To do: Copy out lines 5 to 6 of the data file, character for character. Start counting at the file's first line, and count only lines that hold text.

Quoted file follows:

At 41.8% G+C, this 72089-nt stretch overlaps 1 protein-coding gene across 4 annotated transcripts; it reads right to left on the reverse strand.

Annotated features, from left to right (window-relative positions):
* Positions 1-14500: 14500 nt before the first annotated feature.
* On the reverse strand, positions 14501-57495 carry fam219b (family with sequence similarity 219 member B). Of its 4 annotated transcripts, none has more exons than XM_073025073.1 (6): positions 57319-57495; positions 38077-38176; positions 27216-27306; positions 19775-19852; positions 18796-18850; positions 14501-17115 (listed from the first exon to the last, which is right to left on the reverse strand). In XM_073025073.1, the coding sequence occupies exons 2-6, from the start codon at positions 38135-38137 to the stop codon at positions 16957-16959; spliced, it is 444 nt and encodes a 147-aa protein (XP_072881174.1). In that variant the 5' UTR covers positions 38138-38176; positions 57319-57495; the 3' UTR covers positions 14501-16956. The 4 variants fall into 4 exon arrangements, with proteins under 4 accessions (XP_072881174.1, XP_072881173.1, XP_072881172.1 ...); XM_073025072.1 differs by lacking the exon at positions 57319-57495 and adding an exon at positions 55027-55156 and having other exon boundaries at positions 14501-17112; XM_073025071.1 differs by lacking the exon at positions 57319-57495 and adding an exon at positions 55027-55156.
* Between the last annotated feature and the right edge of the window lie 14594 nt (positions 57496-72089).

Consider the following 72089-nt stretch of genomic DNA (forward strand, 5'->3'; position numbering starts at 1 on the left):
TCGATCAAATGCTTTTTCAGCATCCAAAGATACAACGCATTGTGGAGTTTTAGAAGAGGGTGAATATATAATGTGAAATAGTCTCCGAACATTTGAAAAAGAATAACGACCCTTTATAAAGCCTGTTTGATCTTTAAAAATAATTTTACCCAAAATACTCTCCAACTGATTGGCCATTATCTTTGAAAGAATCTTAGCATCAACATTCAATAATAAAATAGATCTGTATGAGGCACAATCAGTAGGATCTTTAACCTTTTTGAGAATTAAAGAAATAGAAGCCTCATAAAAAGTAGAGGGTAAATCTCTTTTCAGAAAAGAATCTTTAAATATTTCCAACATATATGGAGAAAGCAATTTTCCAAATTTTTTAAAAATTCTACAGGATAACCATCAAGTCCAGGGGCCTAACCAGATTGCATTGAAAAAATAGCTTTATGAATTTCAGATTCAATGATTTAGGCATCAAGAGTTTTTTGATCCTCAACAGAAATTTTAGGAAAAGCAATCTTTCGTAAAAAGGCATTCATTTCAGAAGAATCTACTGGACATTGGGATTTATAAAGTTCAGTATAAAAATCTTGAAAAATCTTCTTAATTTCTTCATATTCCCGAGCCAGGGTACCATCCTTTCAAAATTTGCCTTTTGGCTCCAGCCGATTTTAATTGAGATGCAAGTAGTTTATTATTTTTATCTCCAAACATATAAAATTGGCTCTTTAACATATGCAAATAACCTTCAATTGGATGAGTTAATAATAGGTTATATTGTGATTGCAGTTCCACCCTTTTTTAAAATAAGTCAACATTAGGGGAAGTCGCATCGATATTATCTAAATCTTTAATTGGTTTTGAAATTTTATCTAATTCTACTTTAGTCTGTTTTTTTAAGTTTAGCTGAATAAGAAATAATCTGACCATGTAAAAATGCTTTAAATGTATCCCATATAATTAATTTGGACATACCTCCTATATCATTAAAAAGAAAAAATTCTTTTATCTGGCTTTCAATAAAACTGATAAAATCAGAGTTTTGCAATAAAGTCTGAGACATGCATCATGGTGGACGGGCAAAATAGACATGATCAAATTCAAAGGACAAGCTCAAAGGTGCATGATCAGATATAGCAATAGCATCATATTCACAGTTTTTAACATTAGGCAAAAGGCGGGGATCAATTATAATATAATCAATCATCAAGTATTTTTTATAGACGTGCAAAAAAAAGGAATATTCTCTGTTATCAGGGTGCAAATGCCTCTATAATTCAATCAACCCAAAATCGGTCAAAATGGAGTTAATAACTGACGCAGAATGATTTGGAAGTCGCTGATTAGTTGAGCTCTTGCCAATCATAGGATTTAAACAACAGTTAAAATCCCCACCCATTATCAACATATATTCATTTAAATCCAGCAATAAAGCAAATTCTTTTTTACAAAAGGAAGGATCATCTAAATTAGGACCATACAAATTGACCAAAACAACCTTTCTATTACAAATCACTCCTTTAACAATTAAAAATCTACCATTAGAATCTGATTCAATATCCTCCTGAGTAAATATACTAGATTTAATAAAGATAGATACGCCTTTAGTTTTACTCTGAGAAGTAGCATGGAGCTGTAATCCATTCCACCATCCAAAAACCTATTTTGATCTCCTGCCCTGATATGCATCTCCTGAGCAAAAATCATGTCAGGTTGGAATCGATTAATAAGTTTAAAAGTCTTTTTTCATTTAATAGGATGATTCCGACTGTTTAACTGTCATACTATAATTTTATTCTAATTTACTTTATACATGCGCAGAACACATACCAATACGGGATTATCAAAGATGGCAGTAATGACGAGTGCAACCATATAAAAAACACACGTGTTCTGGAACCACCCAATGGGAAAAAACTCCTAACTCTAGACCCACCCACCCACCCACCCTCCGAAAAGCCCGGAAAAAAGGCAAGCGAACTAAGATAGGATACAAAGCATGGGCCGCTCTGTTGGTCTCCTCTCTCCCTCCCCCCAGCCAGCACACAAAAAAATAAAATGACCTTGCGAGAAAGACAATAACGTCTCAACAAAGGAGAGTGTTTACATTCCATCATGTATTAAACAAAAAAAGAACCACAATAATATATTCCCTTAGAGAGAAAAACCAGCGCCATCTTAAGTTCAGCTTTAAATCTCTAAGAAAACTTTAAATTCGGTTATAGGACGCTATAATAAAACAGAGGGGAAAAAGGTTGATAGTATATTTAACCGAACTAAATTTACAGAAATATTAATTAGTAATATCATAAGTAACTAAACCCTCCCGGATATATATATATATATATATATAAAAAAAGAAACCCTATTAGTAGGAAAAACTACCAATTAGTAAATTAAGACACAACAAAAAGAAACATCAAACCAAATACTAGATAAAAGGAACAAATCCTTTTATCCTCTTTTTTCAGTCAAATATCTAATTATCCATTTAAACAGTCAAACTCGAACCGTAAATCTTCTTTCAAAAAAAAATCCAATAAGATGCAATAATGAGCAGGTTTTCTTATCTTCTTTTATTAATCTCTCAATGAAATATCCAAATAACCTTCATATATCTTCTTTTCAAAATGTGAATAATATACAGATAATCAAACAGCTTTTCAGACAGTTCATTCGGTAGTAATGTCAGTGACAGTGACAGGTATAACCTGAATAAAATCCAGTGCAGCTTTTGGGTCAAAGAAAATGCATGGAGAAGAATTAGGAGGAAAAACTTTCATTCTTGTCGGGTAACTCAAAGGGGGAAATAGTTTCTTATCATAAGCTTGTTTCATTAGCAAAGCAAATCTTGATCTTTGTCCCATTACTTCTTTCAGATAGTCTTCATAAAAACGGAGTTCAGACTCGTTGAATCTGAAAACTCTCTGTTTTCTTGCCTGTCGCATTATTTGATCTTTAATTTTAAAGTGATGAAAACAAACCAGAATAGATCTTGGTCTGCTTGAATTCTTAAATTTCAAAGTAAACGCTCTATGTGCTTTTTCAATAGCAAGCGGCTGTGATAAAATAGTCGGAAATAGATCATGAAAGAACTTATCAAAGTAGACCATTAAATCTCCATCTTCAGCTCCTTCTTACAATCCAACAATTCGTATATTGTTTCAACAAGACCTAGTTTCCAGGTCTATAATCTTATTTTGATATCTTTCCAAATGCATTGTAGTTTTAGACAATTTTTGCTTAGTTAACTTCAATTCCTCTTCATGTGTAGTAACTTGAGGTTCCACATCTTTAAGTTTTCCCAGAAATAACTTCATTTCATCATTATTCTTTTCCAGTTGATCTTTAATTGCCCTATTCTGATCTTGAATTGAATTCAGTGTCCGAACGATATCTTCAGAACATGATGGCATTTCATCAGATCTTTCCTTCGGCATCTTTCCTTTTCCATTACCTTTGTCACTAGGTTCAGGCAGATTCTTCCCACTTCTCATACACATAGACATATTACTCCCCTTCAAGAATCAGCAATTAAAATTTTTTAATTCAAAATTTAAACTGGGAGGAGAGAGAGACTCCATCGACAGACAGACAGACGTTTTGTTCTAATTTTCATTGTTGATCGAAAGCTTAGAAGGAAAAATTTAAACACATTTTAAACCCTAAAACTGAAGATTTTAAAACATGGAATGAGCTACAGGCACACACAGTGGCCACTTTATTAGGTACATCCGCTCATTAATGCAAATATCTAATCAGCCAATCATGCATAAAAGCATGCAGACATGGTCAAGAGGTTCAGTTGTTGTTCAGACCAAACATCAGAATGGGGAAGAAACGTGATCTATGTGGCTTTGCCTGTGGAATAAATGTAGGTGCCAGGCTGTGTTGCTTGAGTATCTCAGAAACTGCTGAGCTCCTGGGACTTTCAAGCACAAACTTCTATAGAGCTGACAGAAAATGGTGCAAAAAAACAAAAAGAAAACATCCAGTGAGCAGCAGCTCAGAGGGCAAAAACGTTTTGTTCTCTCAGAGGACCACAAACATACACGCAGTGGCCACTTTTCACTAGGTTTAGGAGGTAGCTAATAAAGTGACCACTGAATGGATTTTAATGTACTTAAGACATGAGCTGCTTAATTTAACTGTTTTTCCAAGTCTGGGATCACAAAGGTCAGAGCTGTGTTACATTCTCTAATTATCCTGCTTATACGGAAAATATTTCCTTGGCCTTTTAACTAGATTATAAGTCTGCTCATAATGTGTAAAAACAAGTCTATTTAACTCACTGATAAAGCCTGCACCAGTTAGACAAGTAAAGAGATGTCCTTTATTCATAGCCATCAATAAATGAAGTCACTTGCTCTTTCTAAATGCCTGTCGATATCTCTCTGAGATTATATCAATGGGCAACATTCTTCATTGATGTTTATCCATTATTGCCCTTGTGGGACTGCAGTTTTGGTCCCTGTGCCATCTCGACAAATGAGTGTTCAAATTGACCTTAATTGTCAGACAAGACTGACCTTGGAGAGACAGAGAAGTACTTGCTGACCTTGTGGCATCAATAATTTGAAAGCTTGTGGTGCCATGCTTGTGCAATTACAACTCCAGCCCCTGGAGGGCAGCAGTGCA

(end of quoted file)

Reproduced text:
* Between the last annotated feature and the right edge of the window lie 14594 nt (positions 57496-72089).

Consider the following 72089-nt stretch of genomic DNA (forward strand, 5'->3'; position numbering starts at 1 on the left):